And for the right of the party, Johnson’s election will signal that ‘they have got their party back’ (as Neil Kinnock famously remarked when Ed Miliband was elected Labour leader). Having tolerated David Cameron’s modernisation agenda and Theresa May’s vacillations, many Conservative members may feel that they finally have a leader who speaks their language when he addresses the Conference platform this Autumn in Manchester.
There will then follow the traditional flurry of congratulatory phone calls from world leaders, including President Trump, President Macron and Chancellor Merkel. With Brexit clearly the defining issue of his premiership, what Johnson says on these calls will go a long way towards determining whether the UK can reach a compromise with their European counterparts ahead of October 31. We can also expect the summer recess to be preoccupied by no-deal planning, including a major public information campaign to prepare businesses and the wider public alike.
In addition to foreign leaders, Johnson can also be expected to conduct a whistle-stop tour of the four home nations as part of his charm offensive to burnish his Unionist credentials. We can anticipate early meetings with Arlene Foster of the DUP, whose parliamentary support will be vital, along with Mark Drakeford, the Welsh First Minister, and a ‘lively’ encounter with Nicola Sturgeon within his first week.
Despite his resounding victory, Johnson’s honeymoon may prove short-lived. The political travails which lie ahead have been made clear less than 48 hours before entering Number 10, with the extraordinary revelation of a plot by a senior Conservative to force an effective vote of confidence in his leadership on day one. With the suspension of Charlie Elphicke from the parliamentary party, and the prospect of a challenging by-election in Brecon (Wales), Theresa May’s current working majority of four could soon be whittled down to one, or wiped out altogether.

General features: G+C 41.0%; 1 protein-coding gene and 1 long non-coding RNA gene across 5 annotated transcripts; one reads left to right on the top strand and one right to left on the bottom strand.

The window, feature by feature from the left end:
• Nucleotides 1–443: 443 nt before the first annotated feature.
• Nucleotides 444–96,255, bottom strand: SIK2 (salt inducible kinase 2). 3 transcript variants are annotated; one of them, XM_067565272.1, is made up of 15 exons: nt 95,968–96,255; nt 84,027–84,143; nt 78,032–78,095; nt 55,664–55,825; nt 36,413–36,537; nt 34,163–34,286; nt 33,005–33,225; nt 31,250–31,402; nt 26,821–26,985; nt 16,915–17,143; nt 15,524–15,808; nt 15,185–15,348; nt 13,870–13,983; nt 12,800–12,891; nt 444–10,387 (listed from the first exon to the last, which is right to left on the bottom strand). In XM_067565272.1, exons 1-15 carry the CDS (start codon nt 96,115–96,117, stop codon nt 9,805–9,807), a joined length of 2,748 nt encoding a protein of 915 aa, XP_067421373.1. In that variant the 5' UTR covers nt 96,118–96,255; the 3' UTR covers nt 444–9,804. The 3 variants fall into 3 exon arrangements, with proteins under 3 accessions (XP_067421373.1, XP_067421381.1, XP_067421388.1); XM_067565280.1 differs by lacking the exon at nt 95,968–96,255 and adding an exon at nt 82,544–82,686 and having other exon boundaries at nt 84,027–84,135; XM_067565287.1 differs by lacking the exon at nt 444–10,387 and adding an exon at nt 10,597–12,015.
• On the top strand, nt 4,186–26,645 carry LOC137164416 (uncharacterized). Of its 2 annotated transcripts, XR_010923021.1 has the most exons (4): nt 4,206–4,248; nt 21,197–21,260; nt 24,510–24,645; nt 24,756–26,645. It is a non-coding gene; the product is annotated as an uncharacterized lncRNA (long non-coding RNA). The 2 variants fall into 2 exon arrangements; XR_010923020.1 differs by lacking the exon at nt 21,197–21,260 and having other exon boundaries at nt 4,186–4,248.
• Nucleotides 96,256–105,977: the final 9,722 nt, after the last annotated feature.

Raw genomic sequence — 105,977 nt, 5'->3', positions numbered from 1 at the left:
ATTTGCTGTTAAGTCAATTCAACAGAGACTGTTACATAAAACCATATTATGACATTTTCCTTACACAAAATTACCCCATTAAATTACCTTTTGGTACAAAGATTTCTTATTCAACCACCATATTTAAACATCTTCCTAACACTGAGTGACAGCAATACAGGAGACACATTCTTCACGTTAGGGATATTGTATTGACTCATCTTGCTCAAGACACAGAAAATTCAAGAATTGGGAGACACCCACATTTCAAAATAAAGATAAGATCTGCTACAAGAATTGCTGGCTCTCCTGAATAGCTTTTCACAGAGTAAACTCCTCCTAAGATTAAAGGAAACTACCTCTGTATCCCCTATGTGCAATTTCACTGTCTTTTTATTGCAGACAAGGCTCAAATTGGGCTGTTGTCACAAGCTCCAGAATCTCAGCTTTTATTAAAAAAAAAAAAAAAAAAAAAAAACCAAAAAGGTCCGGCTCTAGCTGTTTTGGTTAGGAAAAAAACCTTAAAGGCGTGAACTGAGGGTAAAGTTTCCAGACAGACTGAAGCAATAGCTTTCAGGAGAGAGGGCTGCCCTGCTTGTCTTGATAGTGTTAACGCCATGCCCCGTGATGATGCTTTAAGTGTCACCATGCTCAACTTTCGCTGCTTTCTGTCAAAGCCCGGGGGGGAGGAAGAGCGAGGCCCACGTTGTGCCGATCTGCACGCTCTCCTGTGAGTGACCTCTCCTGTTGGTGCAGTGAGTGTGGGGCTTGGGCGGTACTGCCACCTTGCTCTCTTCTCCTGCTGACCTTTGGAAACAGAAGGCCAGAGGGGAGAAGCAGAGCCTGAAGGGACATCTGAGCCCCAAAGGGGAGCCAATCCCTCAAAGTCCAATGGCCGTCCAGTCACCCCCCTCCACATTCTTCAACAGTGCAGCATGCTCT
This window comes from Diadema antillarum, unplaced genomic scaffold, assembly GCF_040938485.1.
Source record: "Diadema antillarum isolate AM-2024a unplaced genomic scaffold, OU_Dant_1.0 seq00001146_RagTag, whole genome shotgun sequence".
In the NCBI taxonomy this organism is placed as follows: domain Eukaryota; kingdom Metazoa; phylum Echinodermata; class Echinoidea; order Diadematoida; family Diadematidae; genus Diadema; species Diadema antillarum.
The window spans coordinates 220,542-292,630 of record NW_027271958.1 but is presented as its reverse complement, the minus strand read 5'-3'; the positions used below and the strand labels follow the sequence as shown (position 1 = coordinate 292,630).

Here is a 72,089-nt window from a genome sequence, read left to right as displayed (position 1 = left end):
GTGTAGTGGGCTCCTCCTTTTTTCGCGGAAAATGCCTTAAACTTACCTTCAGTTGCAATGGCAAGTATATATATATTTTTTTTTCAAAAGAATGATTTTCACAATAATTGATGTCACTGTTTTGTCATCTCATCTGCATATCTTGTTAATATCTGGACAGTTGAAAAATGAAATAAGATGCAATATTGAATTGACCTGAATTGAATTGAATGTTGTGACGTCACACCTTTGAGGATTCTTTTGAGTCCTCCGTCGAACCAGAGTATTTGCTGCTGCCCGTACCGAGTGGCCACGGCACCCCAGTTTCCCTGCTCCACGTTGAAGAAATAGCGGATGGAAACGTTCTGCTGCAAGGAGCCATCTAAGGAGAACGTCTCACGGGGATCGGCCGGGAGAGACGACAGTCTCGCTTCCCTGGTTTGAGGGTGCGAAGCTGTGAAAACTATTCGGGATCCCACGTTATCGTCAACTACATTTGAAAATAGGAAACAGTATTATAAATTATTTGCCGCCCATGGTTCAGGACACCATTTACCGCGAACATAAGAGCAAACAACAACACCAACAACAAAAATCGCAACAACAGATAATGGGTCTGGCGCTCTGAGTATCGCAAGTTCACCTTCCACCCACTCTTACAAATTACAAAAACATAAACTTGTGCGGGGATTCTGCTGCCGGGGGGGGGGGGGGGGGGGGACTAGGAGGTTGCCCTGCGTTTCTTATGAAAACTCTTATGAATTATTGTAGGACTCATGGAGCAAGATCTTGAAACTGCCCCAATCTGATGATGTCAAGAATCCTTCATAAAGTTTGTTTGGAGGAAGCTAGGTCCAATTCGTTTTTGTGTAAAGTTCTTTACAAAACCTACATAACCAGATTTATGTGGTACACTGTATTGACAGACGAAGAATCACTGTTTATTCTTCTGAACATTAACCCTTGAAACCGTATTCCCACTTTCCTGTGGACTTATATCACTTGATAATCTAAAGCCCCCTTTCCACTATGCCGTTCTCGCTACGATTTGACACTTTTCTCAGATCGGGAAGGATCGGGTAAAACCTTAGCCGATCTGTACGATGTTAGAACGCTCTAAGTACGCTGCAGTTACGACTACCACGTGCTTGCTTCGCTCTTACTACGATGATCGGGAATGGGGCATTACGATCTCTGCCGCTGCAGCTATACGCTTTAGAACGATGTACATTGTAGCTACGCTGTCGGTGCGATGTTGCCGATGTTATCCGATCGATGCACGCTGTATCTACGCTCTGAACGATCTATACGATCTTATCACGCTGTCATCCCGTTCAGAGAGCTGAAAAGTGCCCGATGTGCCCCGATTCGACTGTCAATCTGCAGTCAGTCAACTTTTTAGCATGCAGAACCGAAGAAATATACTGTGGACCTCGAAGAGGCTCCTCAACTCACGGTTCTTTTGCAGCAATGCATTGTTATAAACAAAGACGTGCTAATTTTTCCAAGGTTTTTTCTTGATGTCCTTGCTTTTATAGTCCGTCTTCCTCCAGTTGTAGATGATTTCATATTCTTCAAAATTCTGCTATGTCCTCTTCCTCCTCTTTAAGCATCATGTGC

With up to 30 Tory MPs thought to share Chancellor Philip Hammond and Justice Secretary David Gauke’s determination to prevent the UK from leaving the EU without a deal, and a smaller cabal including Dominic Grieve who would go so far as to vote down their own Government as a last resort in a confidence motion, Johnson faces a monumental challenge in preserving his fractious and fragile parliamentary coalition.
The former Governor of New York Mario Cuomo once said: “You campaign in poetry, but you govern in prose”. Famed for his bombast and bonhomie, Johnson will soon face some stark decisions, and will get to grips with arguably the most challenging in-tray ever inherited by a British Prime Minister.
With a commanding mandate and the sheer force of his personality, the most charismatic, possibly enigmatic politician of the past generation, will no doubt assume power with a fair wind, but tumultuous waters lay ahead.
By Tomos Davies
Associate Director, FleishmanHillard Fishburn
The author is a former Conservative Special Adviser and parliamentary candidate.